For working Americans, bills must be paid whether or not business continues as usual. The “choice” between continuing to work despite the risks or being evicted and losing one’s healthcare is really not a choice. When the government gave $1,200 to every adult in April (except students listed as dependents — it’s not like we have rent to pay or anything) it did not go far enough to meet the needs of the working class. A one-time $1,200 check to workers effectively serves as a direct deposit to landlords for the month’s rent, and it is clear that it was not enough money to make it viable to stay home.

Had the government issued a larger stimulus, suspended rent and utility payments and ensured healthcare to all of its citizens, perhaps it would’ve been possible for the American people to stay home from work for the time necessary to halt the spread of the virus. These meager social democratic policies would’ve saved us much more money in the long term, but instead we are in a hybrid economic shutdown in which those that can work from home do so and the “essential workers” who can’t suffer the consequences. This failure has trickled down and led to the situation universities now face.

Since the beginning of the pandemic shutdown, U.S. billionaires have gained over $550 billion in wealth so far, while some 40 million Americans lost their jobs. It is true that the virus has affected all of us, yet for the elite, business continues as usual. This is not a crack in the system of capitalism, it is the system working exactly how it is supposed to.

Capitalism functions by stealing value produced by laborers. Without a supply of healthy workers, labor can not be accomplished and value can not be created. In short, capitalism depends on the rich gaining more wealth (or as some refer to it, “economic growth”) while simultaneously exploiting the working class to create the conditions in which they will trade their labor for survival. When an economic system survives on endless growth and expansion, a momentary pause in production and value creation could topple the entire house of cards.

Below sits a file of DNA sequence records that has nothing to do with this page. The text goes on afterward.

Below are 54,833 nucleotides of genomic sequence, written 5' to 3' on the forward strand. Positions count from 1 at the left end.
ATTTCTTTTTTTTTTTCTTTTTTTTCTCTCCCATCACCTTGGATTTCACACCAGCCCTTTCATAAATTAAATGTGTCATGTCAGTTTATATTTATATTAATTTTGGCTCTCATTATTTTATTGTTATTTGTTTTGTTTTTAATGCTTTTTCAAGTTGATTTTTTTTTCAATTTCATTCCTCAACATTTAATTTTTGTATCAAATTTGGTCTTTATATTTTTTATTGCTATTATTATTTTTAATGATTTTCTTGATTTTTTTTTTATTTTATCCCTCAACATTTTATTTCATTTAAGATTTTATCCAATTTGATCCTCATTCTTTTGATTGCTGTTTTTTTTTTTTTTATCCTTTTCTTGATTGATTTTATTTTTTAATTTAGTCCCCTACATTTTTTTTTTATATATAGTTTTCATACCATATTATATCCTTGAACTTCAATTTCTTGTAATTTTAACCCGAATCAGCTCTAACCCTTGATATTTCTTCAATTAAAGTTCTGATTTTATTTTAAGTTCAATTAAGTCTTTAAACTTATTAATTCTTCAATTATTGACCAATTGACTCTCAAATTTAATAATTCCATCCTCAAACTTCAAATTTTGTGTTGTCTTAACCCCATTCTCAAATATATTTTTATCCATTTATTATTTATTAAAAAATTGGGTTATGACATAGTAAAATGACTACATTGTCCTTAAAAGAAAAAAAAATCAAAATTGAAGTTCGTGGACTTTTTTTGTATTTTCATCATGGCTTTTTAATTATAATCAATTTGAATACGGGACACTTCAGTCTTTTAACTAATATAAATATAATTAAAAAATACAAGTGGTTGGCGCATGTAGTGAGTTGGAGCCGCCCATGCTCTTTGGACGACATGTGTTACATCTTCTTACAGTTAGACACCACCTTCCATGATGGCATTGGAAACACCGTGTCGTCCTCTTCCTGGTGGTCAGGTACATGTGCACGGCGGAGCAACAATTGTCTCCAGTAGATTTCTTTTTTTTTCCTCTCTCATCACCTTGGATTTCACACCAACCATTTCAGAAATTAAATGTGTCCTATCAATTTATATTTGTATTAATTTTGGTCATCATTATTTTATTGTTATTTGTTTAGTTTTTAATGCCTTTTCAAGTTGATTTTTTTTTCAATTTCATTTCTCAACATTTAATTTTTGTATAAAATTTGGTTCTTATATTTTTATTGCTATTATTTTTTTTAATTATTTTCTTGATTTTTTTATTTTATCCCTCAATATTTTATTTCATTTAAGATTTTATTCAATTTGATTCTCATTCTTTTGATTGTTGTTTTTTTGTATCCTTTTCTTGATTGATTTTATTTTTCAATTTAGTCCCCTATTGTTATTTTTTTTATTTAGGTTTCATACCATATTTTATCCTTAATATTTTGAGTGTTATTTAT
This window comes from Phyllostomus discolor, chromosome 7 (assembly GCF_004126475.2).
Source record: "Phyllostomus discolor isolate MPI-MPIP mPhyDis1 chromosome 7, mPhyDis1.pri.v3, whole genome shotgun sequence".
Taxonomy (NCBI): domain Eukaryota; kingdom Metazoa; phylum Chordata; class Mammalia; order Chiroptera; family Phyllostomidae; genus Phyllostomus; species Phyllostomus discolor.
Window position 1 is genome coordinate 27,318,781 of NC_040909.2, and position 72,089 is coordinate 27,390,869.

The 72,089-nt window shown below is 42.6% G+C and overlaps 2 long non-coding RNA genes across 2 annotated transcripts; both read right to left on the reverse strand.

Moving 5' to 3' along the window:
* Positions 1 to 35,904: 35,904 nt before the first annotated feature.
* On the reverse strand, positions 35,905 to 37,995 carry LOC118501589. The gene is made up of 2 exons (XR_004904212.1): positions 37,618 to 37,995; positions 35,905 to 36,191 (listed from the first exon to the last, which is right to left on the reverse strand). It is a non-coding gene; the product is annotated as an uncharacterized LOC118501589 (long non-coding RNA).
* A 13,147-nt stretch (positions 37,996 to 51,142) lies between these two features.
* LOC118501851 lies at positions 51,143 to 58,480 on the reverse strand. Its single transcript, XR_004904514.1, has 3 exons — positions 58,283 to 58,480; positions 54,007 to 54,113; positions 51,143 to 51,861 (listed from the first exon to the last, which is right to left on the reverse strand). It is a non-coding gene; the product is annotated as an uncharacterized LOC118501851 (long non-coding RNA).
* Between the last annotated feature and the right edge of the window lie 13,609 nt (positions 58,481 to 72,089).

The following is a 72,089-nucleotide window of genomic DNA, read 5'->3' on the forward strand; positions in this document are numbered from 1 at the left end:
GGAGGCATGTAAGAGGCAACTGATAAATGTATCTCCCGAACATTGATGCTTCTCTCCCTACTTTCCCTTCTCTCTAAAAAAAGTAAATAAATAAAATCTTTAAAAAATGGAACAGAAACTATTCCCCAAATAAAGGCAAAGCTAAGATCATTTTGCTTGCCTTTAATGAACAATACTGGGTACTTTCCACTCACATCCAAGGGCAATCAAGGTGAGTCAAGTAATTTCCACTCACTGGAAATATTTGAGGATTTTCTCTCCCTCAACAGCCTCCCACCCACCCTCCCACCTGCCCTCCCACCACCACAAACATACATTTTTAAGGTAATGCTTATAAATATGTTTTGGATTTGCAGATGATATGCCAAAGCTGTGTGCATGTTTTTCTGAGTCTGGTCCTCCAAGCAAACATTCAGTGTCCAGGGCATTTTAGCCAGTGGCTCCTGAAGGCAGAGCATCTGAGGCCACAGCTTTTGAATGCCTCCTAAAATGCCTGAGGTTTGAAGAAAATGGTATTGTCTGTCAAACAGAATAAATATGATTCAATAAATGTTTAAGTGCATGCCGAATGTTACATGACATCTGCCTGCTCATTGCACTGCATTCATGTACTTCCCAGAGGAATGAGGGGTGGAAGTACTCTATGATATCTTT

This is playing out right in front of us. The truth is that if we were to take the basic steps necessary to end the pandemic — an actual economic shutdown coupled with universal healthcare and basic income — the American elite would be momentarily unable to quench their endless thirst for economic growth. This dichotomy, which comes at the expense of an untold number of human lives, is why capitalism can never address a crisis. This is not simply human greed, it is an intrinsic part of a system that is structured around market growth instead of overall human benefit.

As students return to college towns amid an uncertain future of American higher education, we must confront this reality of crisis capitalism. We must recognize that the struggles we are facing this semester are due to the system working exactly how it was designed to. If we hope to address the crises of the future, namely the climate catastrophe that is an existential threat to all of humanity, we must overthrow this system that values profit over life. Just make sure to wear a mask when you do so.

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Edited by Sofi Zeman |